Thursday, October 3, 2013

Confessions of a Hover Mother

Hi, my name is Beth, and I am a hover mother. Hey, admitting it is the first step, right?  I wasn't familiar with the term "hover mother" when my sister first labeled me one.  Urban dictionary defines it as an obnoxiously overprotective mother.  I'm only obnoxious sometimes, overprotective all the time. 

I have always, and I mean always wanted to be a mother.  I used to beg my parents to have another child, even though I already had 5 siblings.  But every time the baby became a toddler, I thought it was time to bring another baby home.  I loved babysitting, loved being the mother, even if it was just for an hour.  In my senior year, when I sat down with my guidance counselor, and he asked, "What do you want to be?", I answered "A mother."  He rephrased his question, "I mean, what do you want to do with your life?"  And I repeated, "I want to be a mother." He then showed me my good grades and my class rank, brought out various Ivy League school brochures and booklets and tried to convince me that I needed to choose a career and a good school to assure that I would do something with my life.  After I wasn't swayed, he suggested that I be a teacher so that I could "mother" lots of children, while still having a real job (his words).  I decided that would work and pursued that avenue. 

I never became a teacher.  Instead I achieved my own dream at the age of 21 when I became a mother.  I was a single mother, and my son was my life.  I felt guilty leaving him at daycare while I worked and would devote every minute between getting out of work and his bedtime to him. We ate what he wanted for supper, we played whatever game he wanted to play, we watched what he wanted to watch on TV. He was my baby, my best friend, my life, my love.

As a young child, he told me one day that he was going to live with me forever. He said he'd build a candy store in the backyard and sell candy for his job.  I held onto that promise and the joy that my boy never wanted to leave me. Hover mother...

Before long, he became a teenager, and his friends were his life.  He wanted to ride his bike miles to go hang out.  All right, maybe 3 miles, but it seemed like 10.  I had to know what he was wearing when he left just in case he was kidnapped, I had to have him call me when he arrived at his destination so I knew he had made it safely.  I had to know where he was, who he was with, what he was doing.  Separation anxiety was HUGE, and it was all me.  He was excited for the freedom and raced off with a quick "I love you" to go meet his friends, and I was left behind to worry until he got back home.  Hover mother...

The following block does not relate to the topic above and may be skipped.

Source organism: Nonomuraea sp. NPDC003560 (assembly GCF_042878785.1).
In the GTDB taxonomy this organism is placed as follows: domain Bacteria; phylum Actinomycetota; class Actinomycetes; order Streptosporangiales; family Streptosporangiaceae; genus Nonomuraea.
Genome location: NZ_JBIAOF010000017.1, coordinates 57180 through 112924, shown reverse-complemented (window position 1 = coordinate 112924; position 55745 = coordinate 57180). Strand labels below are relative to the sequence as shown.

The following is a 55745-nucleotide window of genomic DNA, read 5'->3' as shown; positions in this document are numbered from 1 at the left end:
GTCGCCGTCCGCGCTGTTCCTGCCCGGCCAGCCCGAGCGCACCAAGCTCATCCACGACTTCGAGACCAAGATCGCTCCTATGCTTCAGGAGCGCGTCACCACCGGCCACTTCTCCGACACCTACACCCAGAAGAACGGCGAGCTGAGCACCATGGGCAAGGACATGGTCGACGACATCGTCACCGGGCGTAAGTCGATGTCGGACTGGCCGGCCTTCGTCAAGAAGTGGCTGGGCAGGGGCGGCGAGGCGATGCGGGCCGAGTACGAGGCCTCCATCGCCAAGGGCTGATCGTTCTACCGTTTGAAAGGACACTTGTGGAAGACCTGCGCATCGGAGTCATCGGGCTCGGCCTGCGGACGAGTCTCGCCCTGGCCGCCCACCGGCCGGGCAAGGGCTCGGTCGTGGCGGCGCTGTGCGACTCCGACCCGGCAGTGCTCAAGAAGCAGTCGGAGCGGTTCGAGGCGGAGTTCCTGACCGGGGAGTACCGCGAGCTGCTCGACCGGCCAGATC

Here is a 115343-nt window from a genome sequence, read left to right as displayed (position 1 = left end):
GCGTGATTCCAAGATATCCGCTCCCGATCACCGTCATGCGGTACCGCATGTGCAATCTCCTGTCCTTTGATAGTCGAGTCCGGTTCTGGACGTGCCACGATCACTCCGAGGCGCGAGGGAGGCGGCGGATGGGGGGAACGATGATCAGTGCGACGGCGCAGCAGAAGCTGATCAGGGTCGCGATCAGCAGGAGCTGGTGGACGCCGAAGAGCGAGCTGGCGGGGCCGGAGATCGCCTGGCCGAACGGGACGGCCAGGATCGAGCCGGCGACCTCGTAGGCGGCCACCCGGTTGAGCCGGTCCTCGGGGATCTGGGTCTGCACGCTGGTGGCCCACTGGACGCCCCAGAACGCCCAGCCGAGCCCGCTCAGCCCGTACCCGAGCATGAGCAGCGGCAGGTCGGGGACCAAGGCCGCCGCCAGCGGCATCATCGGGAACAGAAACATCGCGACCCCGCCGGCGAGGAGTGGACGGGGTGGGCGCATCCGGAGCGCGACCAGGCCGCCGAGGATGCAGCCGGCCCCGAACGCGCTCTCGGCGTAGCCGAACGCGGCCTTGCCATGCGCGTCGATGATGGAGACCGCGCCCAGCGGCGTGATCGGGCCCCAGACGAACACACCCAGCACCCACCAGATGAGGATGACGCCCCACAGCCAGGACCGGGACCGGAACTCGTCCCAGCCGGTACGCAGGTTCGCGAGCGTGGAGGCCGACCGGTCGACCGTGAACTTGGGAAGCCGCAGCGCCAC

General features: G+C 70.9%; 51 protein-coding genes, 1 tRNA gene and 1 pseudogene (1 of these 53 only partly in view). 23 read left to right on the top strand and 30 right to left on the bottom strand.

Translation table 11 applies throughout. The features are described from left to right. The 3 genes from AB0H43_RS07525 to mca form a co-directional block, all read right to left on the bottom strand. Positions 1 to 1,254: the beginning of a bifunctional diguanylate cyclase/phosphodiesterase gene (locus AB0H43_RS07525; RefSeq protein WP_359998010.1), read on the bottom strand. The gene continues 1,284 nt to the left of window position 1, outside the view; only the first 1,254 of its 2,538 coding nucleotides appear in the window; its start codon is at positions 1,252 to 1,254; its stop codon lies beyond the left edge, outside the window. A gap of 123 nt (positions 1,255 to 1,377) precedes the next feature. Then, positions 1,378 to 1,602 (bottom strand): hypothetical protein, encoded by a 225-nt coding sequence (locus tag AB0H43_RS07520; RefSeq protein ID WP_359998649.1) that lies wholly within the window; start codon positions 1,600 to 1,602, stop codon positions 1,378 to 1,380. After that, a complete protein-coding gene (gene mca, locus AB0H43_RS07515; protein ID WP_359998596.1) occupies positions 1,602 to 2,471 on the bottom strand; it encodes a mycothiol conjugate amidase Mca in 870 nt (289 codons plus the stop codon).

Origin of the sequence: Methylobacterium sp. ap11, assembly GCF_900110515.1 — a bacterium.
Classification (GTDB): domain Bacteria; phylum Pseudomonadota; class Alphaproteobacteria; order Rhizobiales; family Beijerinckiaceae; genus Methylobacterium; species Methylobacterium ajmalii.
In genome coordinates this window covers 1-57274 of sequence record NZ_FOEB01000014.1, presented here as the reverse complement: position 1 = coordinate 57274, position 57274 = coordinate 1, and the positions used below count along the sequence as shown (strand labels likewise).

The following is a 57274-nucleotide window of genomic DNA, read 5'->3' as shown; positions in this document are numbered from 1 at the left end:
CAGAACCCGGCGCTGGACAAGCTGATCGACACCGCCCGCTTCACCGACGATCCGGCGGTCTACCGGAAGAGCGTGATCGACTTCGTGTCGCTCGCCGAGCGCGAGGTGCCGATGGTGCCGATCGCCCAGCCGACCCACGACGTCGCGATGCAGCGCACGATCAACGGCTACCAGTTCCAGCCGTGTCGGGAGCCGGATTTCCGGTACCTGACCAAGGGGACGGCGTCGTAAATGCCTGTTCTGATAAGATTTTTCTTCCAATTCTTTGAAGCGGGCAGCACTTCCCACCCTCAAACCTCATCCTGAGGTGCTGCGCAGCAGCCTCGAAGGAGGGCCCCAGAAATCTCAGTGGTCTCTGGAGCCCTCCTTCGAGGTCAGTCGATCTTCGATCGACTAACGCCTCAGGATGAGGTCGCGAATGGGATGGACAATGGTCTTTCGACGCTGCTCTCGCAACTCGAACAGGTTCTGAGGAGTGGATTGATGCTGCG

Then he became an older teenager, and the bike was replaced by a car.  Now there were more worries: Who are you with?  Did you all wear seatbelts? Where did you go?  Did you get a ticket?  Don't drive fast, don't drink and drive, don't miss your curfew.  All these things I asked and said every time he left the house, and the "I love you" goodbyes became aggravated "I know's" and "You treat me like I'm 5."  Hover mother...

When he was out, I would call to ask what he was doing and when he would be home. He would answer and then tell me to text because he was with his friends and didn't want to talk.  What he didn't know was that I just wanted to hear his voice, that I missed him, that I was saddened that we were like passing ships, pretty much only saying good morning and good night.  I missed my baby.  Hover mother...

Now he's 21 and ready to move out.  I know that this is the natural progression.  Children are supposed to grow up and move out right?  And in my head I know this. I know that my kids aren't going to live with me forever no matter how much I want them to.  I know that he could have gone away to college or the military after high school and that I've already had 3 more years with him than some of his friends' parents have had with their children.  But in my heart, I wonder what he'll be doing every day.  Will he eat good?  Will he take care of himself?  Will he brush his teeth?   Will he have enough money?  Who will text me every day and ask "What's for din din, Mommy?"

I remember something my Dad told me years after he dropped me off at college when he said that as happy as he was when I went running off to make new friends and to embrace the new adventure in my life, that after he kissed me goodbye, he cried as he drove away.

And so this Hover Mother will try to hold back the tears, to be happy for him on his new adventure, but I will always have enough "din din" just in case he wants to come back, even if it's just for supper. 


  1. Call me, my dear, just call me! You are a wonderful mother, and your kids surely know it. You need to know that moving out doesn't cut that bond; it doesn't take away the love or the need or the fact that he will always always always be your boy.
    Good luck, Jake!!! Good job, Beth and Brian!

    1. Thank you Karen. You will be on speed dial! I love taking care of my kids, and it will feel strange not to be doing that for one of them. Not to mention, he's taking his girlfriend and their 2 dogs with him, so I'll be missing 4 loved ones!